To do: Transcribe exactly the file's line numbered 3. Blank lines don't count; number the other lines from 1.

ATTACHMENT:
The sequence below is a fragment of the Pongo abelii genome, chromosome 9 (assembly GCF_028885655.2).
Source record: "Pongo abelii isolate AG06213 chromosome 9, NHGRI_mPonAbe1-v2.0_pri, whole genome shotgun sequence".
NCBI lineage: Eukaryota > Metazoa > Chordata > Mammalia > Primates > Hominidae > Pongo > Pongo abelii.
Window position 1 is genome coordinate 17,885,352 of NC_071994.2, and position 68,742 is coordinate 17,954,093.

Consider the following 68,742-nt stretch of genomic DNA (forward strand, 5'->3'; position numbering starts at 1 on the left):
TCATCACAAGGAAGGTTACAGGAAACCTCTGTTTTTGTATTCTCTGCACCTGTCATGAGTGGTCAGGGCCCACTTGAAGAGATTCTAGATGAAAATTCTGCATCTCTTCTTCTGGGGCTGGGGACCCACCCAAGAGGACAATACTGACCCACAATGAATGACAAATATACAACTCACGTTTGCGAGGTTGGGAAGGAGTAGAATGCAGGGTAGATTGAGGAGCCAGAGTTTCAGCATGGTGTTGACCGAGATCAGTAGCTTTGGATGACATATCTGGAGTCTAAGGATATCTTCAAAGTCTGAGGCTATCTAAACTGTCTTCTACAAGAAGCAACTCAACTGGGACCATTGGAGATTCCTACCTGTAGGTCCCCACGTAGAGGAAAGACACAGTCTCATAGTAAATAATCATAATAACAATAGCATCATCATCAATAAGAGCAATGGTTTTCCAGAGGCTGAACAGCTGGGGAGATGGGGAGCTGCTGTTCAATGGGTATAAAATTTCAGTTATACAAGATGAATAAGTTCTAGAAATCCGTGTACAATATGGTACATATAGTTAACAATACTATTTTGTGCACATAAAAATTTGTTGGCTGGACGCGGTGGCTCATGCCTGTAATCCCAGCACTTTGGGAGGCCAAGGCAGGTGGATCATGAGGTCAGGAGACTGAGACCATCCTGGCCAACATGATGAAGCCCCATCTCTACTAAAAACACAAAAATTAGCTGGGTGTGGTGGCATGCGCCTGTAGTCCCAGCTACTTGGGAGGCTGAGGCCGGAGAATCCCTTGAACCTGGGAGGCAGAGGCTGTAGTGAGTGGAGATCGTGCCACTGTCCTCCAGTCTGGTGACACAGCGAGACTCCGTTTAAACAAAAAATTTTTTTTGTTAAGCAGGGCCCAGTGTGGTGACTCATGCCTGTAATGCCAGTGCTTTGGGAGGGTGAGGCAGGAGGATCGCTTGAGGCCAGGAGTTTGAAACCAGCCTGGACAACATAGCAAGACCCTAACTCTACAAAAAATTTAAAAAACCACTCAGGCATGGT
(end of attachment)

NCBI lineage: Eukaryota > Metazoa > Chordata > Mammalia > Primates > Hominidae > Pongo > Pongo abelii.